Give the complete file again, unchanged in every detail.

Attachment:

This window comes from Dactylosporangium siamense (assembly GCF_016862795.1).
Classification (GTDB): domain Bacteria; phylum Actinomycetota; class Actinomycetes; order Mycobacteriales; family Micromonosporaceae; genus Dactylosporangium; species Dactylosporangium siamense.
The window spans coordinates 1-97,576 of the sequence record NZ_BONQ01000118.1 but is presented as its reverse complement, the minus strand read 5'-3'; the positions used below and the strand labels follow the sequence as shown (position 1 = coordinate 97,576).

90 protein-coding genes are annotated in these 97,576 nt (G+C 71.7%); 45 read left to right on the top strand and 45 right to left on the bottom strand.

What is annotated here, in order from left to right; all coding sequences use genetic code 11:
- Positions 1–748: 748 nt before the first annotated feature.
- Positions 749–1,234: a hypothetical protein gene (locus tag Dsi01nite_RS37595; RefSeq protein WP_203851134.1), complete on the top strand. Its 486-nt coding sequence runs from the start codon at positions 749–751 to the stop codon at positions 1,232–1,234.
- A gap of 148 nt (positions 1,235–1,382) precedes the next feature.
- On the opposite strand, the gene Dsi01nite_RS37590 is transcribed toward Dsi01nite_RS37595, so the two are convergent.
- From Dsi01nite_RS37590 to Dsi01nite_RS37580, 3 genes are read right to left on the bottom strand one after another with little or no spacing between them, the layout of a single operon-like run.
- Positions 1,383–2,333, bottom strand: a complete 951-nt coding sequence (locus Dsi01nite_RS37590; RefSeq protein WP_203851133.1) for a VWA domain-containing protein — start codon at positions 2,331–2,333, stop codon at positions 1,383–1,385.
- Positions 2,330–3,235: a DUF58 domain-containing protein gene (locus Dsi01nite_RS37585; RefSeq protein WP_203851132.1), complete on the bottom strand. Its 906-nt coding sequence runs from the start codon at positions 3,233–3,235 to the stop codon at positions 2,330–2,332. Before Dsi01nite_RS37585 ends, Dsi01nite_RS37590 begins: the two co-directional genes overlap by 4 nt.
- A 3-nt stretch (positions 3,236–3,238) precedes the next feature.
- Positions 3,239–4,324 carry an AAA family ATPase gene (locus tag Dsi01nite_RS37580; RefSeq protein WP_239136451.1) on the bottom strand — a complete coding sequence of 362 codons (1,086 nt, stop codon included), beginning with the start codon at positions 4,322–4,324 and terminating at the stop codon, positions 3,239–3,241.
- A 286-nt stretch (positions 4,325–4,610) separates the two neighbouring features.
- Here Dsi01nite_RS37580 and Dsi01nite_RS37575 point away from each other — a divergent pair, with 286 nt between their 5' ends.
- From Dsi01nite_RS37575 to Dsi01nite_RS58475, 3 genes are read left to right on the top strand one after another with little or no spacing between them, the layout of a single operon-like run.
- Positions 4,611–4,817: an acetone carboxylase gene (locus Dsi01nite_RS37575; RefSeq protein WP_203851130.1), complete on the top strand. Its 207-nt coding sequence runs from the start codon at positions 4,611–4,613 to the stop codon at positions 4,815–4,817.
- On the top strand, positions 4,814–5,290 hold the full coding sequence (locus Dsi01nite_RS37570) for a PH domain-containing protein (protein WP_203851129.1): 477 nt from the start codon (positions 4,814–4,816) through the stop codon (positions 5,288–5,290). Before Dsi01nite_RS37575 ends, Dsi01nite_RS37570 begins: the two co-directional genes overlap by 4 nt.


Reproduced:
This window comes from Dactylosporangium siamense (assembly GCF_016862795.1).
Classification (GTDB): domain Bacteria; phylum Actinomycetota; class Actinomycetes; order Mycobacteriales; family Micromonosporaceae; genus Dactylosporangium; species Dactylosporangium siamense.
The window spans coordinates 1-97,576 of the sequence record NZ_BONQ01000118.1 but is presented as its reverse complement, the minus strand read 5'-3'; the positions used below and the strand labels follow the sequence as shown (position 1 = coordinate 97,576).

90 protein-coding genes are annotated in these 97,576 nt (G+C 71.7%); 45 read left to right on the top strand and 45 right to left on the bottom strand.

What is annotated here, in order from left to right; all coding sequences use genetic code 11:
- Positions 1–748: 748 nt before the first annotated feature.
- Positions 749–1,234: a hypothetical protein gene (locus tag Dsi01nite_RS37595; RefSeq protein WP_203851134.1), complete on the top strand. Its 486-nt coding sequence runs from the start codon at positions 749–751 to the stop codon at positions 1,232–1,234.
- A gap of 148 nt (positions 1,235–1,382) precedes the next feature.
- On the opposite strand, the gene Dsi01nite_RS37590 is transcribed toward Dsi01nite_RS37595, so the two are convergent.
- From Dsi01nite_RS37590 to Dsi01nite_RS37580, 3 genes are read right to left on the bottom strand one after another with little or no spacing between them, the layout of a single operon-like run.
- Positions 1,383–2,333, bottom strand: a complete 951-nt coding sequence (locus Dsi01nite_RS37590; RefSeq protein WP_203851133.1) for a VWA domain-containing protein — start codon at positions 2,331–2,333, stop codon at positions 1,383–1,385.
- Positions 2,330–3,235: a DUF58 domain-containing protein gene (locus Dsi01nite_RS37585; RefSeq protein WP_203851132.1), complete on the bottom strand. Its 906-nt coding sequence runs from the start codon at positions 3,233–3,235 to the stop codon at positions 2,330–2,332. Before Dsi01nite_RS37585 ends, Dsi01nite_RS37590 begins: the two co-directional genes overlap by 4 nt.
- A 3-nt stretch (positions 3,236–3,238) precedes the next feature.
- Positions 3,239–4,324 carry an AAA family ATPase gene (locus tag Dsi01nite_RS37580; RefSeq protein WP_239136451.1) on the bottom strand — a complete coding sequence of 362 codons (1,086 nt, stop codon included), beginning with the start codon at positions 4,322–4,324 and terminating at the stop codon, positions 3,239–3,241.
- A 286-nt stretch (positions 4,325–4,610) separates the two neighbouring features.
- Here Dsi01nite_RS37580 and Dsi01nite_RS37575 point away from each other — a divergent pair, with 286 nt between their 5' ends.
- From Dsi01nite_RS37575 to Dsi01nite_RS58475, 3 genes are read left to right on the top strand one after another with little or no spacing between them, the layout of a single operon-like run.
- Positions 4,611–4,817: an acetone carboxylase gene (locus Dsi01nite_RS37575; RefSeq protein WP_203851130.1), complete on the top strand. Its 207-nt coding sequence runs from the start codon at positions 4,611–4,613 to the stop codon at positions 4,815–4,817.
- On the top strand, positions 4,814–5,290 hold the full coding sequence (locus Dsi01nite_RS37570) for a PH domain-containing protein (protein WP_203851129.1): 477 nt from the start codon (positions 4,814–4,816) through the stop codon (positions 5,288–5,290). Before Dsi01nite_RS37575 ends, Dsi01nite_RS37570 begins: the two co-directional genes overlap by 4 nt.